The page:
Last week, with my revelations that I was likely reacting to polyester and spandex, my short-term sewing list expanded. I went from having a week and a half to sew a coat, tunic, and veil to also having to sew pants and shirts to replace the polyester- and spandex-laden Under Armor shirts and yoga pants that I wear under my fencing armor. They don’t make inexpensive, natural-fibre workout wear.
Almost every afternoon and evening found me sewing. I skipped lunches and forgot to do laundry. I tried to create patterns I hadn’t considered long enough beforehand (because I hadn’t planned any of this!) and wasted even more of that precious time. I sewed and I sewed. If I didn’t, I wouldn’t get finished, and I would have had to fail in other heavy-duty commitments I made before I found out about the allergy. And who picked up the slack? My poor husband.
Sometimes the lousiest parts of having allergies aren’t the allergies themselves but the time they take you away from your family and friends, and the accommodations those around you end up making on your behalf. You take time researching symptoms, looking for alternate household products to prevent future reactions, and making your own alternative products, and that takes you away from the things you were meant to be doing. I don’t want to dump extra responsibilities on my husband, and neither do I want to suffer from rashes when I could have avoided them. It’s always a balancing act, and I don’t always succeed.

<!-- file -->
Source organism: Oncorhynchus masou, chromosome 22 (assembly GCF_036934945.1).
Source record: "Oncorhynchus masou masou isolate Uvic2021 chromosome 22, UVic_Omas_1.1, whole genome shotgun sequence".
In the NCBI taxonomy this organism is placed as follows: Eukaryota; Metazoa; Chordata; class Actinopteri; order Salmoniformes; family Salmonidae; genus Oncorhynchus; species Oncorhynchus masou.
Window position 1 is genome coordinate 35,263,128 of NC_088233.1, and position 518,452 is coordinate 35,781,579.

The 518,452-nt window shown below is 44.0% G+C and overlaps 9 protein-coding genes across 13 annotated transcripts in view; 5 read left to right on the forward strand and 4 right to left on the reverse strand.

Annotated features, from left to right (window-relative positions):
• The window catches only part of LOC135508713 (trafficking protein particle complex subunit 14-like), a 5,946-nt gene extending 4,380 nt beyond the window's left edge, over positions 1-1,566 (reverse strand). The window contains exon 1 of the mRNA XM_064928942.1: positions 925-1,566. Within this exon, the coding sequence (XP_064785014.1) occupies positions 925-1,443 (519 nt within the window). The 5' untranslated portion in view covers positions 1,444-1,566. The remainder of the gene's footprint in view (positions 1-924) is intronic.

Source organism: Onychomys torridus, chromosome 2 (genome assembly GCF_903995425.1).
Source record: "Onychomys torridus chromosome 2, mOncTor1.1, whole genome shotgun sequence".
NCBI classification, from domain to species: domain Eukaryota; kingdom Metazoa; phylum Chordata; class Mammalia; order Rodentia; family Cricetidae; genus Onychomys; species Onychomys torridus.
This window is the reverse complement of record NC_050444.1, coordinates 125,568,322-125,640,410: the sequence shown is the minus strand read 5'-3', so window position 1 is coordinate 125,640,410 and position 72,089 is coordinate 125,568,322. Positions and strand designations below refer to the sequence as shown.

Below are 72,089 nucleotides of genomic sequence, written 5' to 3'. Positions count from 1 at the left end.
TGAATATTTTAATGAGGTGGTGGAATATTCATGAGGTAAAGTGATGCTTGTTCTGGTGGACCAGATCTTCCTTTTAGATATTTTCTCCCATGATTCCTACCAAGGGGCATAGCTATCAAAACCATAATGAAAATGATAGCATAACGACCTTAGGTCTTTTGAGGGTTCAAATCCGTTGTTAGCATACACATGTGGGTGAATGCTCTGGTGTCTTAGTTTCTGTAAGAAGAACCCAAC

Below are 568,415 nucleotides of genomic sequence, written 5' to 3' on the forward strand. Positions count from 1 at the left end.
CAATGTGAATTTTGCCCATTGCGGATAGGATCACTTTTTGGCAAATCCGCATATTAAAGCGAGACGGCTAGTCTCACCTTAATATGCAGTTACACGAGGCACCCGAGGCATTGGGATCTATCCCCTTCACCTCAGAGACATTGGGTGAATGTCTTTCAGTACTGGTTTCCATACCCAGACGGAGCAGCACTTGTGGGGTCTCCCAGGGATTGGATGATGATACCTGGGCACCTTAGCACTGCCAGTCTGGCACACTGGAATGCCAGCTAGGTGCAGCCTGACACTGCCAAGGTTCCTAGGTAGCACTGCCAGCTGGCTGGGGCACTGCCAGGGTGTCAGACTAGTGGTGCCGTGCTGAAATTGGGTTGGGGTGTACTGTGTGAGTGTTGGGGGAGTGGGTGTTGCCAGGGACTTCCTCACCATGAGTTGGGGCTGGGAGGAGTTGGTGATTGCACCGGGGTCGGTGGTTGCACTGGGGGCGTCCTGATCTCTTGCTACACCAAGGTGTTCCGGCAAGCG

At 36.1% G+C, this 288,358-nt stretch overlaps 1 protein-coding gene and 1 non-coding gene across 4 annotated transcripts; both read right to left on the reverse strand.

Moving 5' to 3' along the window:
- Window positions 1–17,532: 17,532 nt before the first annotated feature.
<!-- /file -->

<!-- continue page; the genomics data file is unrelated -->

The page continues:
The result is someone getting shorted. Balancing expectations means reducing commitments, but it can’t just be one person shorted all the time. The most important things still need to be done. For the others, you have to figure out which you can feasibly maintain and where you have to let things go or ask for help.
I’ve been having trouble meeting all my commitments, and so it is with regret that I tell you I must adjust my blog schedule. Starting next week, new blog posts will go up on Mondays and Fridays. I hope that this will allow me the time to give you better content.